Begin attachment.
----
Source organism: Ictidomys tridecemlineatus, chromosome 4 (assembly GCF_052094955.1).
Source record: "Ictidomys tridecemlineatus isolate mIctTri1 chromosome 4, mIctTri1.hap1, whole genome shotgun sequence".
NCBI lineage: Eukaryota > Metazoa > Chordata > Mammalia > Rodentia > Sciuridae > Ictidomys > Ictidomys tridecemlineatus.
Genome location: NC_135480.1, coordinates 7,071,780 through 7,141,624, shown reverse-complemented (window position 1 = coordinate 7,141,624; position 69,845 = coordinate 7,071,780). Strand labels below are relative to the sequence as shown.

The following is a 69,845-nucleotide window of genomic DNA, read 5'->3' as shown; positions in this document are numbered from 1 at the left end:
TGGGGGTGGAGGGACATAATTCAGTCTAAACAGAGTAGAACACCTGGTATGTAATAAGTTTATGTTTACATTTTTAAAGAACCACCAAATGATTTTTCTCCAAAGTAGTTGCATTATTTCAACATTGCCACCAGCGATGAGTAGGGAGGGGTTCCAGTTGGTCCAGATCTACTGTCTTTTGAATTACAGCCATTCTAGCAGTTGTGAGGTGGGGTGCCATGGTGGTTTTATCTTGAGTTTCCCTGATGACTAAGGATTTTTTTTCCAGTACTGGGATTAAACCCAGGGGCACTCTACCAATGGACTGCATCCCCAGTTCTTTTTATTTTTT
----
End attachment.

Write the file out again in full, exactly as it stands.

Source organism: Ictidomys tridecemlineatus, chromosome 4 (assembly GCF_052094955.1).
Source record: "Ictidomys tridecemlineatus isolate mIctTri1 chromosome 4, mIctTri1.hap1, whole genome shotgun sequence".
NCBI lineage: Eukaryota > Metazoa > Chordata > Mammalia > Rodentia > Sciuridae > Ictidomys > Ictidomys tridecemlineatus.
Genome location: NC_135480.1, coordinates 7,071,780 through 7,141,624, shown reverse-complemented (window position 1 = coordinate 7,141,624; position 69,845 = coordinate 7,071,780). Strand labels below are relative to the sequence as shown.

The following is a 69,845-nucleotide window of genomic DNA, read 5'->3' as shown; positions in this document are numbered from 1 at the left end:
TGGGGGTGGAGGGACATAATTCAGTCTAAACAGAGTAGAACACCTGGTATGTAATAAGTTTATGTTTACATTTTTAAAGAACCACCAAATGATTTTTCTCCAAAGTAGTTGCATTATTTCAACATTGCCACCAGCGATGAGTAGGGAGGGGTTCCAGTTGGTCCAGATCTACTGTCTTTTGAATTACAGCCATTCTAGCAGTTGTGAGGTGGGGTGCCATGGTGGTTTTATCTTGAGTTTCCCTGATGACTAAGGATTTTTTTTCCAGTACTGGGATTAAACCCAGGGGCACTCTACCAATGGACTGCATCCCCAGTTCTTTTTATTTTTT